Wednesday, October 25, 2017

5 Fast Facts About Fall Asthma, Allergies and Eczema

Changing fall leaves and rapidly changing temperatures, make most people forget about fall allergies and potential triggers of allergies eczema and asthma.  Here are 5 fast facts to keep in mind this fall to keep your allergies and asthma under control.

1) Mold and Ragweed pollens are triggers of Fall asthma. 
  • Decaying leaves, high humidity levels  increased rain and warmer temperatures keep mold spores and pollen levels higher for longer periods of time.
  • Get tested so you know what your potential triggers are, which fall weeds you might be sensitive to and learn about mold spores.
  • Following pollen counts before you head out doors to enjoy the sceneary may help prevent an asthma attack.
2) Loving the Indian Summer?   This keeps pollen and mold spore levels higher for longer periods of time.

  • Fall plants and pollen producers pollinate starting in mid August.  Levels can remain high until the first frost.  
  • Pollen on the ground is blown up on windy days creating a burst of pollen and mold spores in the air that can trigger asthmatic symptoms. 
3) Love the fall colors, hay rides, and trips for apple picking?  These activities are prime for exposure to mold spores.

  • Most fall time mold comes from decaying plant life including leaves, and fruits.  Wet hay is the perfect place for mold to grow.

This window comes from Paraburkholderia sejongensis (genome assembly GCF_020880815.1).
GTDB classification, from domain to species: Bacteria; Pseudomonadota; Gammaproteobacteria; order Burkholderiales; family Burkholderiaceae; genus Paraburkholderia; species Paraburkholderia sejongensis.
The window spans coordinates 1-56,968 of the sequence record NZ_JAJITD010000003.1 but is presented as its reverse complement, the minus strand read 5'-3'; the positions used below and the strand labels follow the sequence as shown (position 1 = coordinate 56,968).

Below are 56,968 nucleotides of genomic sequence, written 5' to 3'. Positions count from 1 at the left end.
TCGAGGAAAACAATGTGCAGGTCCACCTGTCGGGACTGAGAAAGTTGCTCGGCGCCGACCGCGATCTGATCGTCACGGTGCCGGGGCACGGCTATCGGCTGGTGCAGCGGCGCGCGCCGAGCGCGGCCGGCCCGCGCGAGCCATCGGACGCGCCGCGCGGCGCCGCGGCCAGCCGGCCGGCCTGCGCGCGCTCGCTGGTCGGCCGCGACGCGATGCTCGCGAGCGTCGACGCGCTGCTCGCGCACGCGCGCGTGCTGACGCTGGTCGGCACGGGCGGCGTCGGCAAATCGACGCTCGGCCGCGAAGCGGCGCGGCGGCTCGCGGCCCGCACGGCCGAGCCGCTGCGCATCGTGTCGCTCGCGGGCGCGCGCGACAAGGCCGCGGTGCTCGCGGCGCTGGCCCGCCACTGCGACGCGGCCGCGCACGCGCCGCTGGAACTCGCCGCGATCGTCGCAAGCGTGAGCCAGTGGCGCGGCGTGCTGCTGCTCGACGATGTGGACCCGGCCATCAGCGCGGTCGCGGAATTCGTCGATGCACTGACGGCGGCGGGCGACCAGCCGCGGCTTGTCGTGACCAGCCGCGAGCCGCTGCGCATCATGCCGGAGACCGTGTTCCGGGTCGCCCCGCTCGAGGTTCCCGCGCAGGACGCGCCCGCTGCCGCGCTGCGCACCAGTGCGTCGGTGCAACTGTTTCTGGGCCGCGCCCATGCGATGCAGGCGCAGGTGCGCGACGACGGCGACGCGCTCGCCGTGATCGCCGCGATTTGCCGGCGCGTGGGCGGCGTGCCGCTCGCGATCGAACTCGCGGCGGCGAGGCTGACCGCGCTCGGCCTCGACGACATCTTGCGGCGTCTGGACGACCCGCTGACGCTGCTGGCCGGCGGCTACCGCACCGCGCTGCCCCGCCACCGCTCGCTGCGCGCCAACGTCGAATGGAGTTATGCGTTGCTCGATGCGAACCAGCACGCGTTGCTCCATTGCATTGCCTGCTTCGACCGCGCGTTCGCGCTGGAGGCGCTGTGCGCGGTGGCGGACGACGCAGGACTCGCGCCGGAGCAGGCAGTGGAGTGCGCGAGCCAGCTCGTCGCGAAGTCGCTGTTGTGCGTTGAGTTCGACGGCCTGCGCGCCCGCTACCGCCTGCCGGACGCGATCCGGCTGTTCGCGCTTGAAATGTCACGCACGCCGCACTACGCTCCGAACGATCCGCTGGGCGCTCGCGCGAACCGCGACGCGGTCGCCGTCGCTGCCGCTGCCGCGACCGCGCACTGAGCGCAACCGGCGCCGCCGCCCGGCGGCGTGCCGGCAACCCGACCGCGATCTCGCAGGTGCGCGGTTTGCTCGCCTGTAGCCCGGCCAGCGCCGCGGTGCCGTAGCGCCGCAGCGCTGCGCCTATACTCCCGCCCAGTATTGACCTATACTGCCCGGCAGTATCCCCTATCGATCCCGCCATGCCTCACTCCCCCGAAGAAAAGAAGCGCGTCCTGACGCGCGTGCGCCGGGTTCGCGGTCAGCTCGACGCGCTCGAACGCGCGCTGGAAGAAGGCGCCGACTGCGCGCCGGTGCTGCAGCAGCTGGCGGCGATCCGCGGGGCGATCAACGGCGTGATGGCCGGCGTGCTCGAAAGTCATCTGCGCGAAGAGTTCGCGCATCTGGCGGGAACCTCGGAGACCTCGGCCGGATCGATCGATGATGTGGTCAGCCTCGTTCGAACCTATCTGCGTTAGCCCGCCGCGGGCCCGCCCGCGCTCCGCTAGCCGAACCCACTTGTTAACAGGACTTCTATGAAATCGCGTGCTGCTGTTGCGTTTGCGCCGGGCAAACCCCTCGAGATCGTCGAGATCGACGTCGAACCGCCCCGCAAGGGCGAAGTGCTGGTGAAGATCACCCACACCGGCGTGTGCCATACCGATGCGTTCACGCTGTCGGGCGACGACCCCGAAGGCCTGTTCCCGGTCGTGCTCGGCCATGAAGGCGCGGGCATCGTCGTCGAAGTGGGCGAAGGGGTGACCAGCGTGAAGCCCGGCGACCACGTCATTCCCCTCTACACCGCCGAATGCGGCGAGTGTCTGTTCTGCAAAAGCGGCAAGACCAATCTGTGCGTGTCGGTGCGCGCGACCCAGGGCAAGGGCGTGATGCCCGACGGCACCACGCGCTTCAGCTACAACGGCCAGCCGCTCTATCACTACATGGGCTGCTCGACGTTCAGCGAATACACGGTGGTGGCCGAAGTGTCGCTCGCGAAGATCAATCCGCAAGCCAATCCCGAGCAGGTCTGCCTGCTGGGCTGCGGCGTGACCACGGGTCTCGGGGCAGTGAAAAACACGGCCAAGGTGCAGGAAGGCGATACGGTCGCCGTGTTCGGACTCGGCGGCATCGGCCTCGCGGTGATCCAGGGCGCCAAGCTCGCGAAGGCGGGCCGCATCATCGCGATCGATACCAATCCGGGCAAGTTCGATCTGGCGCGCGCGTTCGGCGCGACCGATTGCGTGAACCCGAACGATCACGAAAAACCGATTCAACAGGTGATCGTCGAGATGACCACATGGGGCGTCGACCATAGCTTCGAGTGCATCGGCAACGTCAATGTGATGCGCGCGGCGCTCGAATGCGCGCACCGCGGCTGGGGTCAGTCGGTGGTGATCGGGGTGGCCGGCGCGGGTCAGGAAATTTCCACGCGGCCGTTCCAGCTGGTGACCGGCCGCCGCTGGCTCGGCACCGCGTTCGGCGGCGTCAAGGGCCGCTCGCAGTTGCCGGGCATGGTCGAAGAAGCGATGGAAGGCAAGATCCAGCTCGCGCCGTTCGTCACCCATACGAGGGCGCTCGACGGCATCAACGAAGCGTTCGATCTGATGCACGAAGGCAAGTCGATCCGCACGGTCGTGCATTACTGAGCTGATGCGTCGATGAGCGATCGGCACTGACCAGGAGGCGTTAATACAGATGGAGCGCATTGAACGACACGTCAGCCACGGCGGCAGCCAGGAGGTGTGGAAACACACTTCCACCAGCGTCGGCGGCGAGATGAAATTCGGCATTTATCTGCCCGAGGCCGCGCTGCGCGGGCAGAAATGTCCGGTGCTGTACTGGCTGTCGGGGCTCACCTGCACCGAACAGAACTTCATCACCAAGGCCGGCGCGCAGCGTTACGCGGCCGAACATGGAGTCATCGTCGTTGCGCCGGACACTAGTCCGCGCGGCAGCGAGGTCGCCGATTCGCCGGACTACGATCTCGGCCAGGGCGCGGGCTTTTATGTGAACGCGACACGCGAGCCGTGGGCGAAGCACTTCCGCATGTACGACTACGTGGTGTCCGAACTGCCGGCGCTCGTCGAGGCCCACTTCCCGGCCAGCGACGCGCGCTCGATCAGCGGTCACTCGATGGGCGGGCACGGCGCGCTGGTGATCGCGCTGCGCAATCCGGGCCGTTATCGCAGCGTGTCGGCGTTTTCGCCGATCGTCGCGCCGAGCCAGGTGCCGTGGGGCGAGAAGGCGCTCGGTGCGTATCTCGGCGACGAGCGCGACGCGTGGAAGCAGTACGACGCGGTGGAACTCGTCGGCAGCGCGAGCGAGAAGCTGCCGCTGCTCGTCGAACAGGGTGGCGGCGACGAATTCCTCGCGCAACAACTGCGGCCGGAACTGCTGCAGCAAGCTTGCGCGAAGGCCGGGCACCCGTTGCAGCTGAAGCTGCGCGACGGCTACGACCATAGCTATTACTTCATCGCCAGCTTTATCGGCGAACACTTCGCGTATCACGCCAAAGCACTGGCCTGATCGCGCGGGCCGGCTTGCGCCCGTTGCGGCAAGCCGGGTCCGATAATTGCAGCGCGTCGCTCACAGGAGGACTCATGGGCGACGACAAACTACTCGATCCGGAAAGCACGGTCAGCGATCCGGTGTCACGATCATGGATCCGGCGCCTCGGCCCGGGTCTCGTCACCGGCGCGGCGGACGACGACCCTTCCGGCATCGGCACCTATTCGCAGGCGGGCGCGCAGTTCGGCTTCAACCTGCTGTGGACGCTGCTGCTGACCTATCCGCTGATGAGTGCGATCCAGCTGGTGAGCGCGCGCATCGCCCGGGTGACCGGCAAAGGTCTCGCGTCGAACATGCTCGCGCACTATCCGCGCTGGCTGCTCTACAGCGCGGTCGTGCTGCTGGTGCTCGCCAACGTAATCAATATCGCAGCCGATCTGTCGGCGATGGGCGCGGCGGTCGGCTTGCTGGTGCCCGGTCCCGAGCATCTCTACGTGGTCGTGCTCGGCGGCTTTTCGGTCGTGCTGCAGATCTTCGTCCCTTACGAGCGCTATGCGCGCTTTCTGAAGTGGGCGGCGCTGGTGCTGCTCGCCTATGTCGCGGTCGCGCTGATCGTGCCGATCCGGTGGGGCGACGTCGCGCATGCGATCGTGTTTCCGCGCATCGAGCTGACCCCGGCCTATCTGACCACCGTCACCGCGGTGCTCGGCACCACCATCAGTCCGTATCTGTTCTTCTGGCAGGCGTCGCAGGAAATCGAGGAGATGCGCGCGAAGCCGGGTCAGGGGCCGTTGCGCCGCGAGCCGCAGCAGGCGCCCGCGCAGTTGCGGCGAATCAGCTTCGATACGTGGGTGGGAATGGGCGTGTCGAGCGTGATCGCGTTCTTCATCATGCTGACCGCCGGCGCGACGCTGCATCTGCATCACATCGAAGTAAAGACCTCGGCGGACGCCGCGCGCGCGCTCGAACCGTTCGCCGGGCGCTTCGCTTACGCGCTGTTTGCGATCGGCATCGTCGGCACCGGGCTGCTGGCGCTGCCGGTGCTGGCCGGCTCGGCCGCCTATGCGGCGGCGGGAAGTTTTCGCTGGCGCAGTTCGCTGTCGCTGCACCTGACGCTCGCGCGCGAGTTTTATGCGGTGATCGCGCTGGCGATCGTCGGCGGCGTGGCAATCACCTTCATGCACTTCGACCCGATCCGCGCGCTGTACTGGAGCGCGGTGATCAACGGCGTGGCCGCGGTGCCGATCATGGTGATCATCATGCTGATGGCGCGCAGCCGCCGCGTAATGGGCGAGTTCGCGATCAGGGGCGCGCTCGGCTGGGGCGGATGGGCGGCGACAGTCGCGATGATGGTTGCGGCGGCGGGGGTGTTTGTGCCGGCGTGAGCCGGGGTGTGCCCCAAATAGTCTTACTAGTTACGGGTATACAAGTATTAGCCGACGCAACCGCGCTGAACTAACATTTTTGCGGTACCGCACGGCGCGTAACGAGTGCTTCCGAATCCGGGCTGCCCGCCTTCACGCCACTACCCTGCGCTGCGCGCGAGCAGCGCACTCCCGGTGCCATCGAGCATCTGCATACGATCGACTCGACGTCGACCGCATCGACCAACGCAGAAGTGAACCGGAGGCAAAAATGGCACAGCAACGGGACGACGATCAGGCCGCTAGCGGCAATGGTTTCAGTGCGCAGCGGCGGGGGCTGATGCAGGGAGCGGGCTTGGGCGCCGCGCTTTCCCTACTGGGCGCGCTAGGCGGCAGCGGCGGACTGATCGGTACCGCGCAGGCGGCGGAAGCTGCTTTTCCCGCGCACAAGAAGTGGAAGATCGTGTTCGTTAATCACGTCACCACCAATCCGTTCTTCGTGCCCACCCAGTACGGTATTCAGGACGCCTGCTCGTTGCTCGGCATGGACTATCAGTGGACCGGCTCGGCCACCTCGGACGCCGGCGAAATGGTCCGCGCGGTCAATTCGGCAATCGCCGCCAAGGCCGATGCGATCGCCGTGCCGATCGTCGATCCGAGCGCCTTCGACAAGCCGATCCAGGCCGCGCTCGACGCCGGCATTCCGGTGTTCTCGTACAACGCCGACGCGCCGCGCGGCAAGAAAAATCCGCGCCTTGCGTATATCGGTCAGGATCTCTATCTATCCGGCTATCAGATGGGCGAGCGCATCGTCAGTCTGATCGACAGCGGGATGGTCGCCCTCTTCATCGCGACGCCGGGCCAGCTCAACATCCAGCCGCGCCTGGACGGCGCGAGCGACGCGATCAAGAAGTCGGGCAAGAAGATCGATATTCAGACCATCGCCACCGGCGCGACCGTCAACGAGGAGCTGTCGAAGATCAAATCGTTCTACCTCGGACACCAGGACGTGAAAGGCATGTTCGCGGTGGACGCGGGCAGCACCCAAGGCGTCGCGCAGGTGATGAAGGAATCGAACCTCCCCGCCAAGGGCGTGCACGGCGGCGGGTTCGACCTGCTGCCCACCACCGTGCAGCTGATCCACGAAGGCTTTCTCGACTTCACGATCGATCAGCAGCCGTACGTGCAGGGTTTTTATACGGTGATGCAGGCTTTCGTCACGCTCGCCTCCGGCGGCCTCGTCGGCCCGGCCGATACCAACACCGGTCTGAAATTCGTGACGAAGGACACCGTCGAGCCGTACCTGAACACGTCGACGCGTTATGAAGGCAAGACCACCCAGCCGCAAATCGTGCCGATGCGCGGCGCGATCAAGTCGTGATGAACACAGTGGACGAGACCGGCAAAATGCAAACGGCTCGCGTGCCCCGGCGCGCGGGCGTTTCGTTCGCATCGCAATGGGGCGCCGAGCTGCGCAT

• Make sure you use your inhaler or bring with you the next time your heading out for these classic fall time actvivities
4) Feeling a bit more winded from running outside? Fall is a great time to start a running program but can trigger exercise induced asthma.

  • Rapid changes in temperature and humidity are the perfect triggers for exercise induced asthma
  • Symptoms include mild shortness of breath, chest tightness, and a cough after running or exercising outdoors.
  • Persons with a history of childhood asthma are more likely to have symptoms brought on by exercise
  • See your allergist if you suspect you are having these symptoms for a check up.
5) Is your skin a bit more dry and itchy? October is National Eczema month for a reason.  Fall is a common trigger of eczema.
  • Eczema, an allergic skin condition, affects over 30 million Americans!
  • Dry skin triggered by changes in temperature and humidity levels can trigger eczema to flare. 
  • Increasing your skin care regimine with extra moisturization and help prevent a flare up.
  • Want more information about eczema- Check out the National Eczema website.

Gramercy Allergy hopes these tips help you enjoy the Fall!

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